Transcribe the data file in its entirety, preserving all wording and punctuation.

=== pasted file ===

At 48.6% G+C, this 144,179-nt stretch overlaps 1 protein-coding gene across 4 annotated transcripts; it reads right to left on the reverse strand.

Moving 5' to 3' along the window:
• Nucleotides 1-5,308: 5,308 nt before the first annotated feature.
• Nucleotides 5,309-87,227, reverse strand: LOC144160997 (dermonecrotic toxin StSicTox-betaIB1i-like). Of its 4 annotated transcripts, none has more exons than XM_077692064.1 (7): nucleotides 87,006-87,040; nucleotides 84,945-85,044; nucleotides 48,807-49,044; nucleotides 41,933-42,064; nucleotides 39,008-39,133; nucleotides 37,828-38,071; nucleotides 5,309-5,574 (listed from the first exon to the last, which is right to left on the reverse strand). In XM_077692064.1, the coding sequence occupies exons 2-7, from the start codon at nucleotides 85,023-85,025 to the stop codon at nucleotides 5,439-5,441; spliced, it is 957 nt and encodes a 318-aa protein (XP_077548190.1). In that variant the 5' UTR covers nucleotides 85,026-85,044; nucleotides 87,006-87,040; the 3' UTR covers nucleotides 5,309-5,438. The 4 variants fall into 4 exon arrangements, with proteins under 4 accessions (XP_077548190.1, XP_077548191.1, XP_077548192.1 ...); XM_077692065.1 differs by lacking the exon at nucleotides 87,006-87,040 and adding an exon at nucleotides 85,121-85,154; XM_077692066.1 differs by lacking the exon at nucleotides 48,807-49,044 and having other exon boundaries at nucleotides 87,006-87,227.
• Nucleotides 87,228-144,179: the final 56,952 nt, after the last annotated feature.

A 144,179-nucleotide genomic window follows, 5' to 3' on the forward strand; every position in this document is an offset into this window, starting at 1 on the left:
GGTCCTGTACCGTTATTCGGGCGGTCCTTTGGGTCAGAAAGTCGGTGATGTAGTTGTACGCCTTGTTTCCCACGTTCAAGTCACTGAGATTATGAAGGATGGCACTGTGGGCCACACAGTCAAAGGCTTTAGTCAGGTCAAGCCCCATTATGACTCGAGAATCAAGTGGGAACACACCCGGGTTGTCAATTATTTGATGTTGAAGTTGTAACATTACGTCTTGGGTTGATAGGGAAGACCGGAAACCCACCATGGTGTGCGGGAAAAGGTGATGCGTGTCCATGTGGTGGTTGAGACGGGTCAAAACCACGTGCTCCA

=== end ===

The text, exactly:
At 48.6% G+C, this 144,179-nt stretch overlaps 1 protein-coding gene across 4 annotated transcripts; it reads right to left on the reverse strand.

Moving 5' to 3' along the window:
• Nucleotides 1-5,308: 5,308 nt before the first annotated feature.
• Nucleotides 5,309-87,227, reverse strand: LOC144160997 (dermonecrotic toxin StSicTox-betaIB1i-like). Of its 4 annotated transcripts, none has more exons than XM_077692064.1 (7): nucleotides 87,006-87,040; nucleotides 84,945-85,044; nucleotides 48,807-49,044; nucleotides 41,933-42,064; nucleotides 39,008-39,133; nucleotides 37,828-38,071; nucleotides 5,309-5,574 (listed from the first exon to the last, which is right to left on the reverse strand). In XM_077692064.1, the coding sequence occupies exons 2-7, from the start codon at nucleotides 85,023-85,025 to the stop codon at nucleotides 5,439-5,441; spliced, it is 957 nt and encodes a 318-aa protein (XP_077548190.1). In that variant the 5' UTR covers nucleotides 85,026-85,044; nucleotides 87,006-87,040; the 3' UTR covers nucleotides 5,309-5,438. The 4 variants fall into 4 exon arrangements, with proteins under 4 accessions (XP_077548190.1, XP_077548191.1, XP_077548192.1 ...); XM_077692065.1 differs by lacking the exon at nucleotides 87,006-87,040 and adding an exon at nucleotides 85,121-85,154; XM_077692066.1 differs by lacking the exon at nucleotides 48,807-49,044 and having other exon boundaries at nucleotides 87,006-87,227.
• Nucleotides 87,228-144,179: the final 56,952 nt, after the last annotated feature.

A 144,179-nucleotide genomic window follows, 5' to 3' on the forward strand; every position in this document is an offset into this window, starting at 1 on the left:
GGTCCTGTACCGTTATTCGGGCGGTCCTTTGGGTCAGAAAGTCGGTGATGTAGTTGTACGCCTTGTTTCCCACGTTCAAGTCACTGAGATTATGAAGGATGGCACTGTGGGCCACACAGTCAAAGGCTTTAGTCAGGTCAAGCCCCATTATGACTCGAGAATCAAGTGGGAACACACCCGGGTTGTCAATTATTTGATGTTGAAGTTGTAACATTACGTCTTGGGTTGATAGGGAAGACCGGAAACCCACCATGGTGTGCGGGAAAAGGTGATGCGTGTCCATGTGGTGGTTGAGACGGGTCAAAACCACGTGCTCCA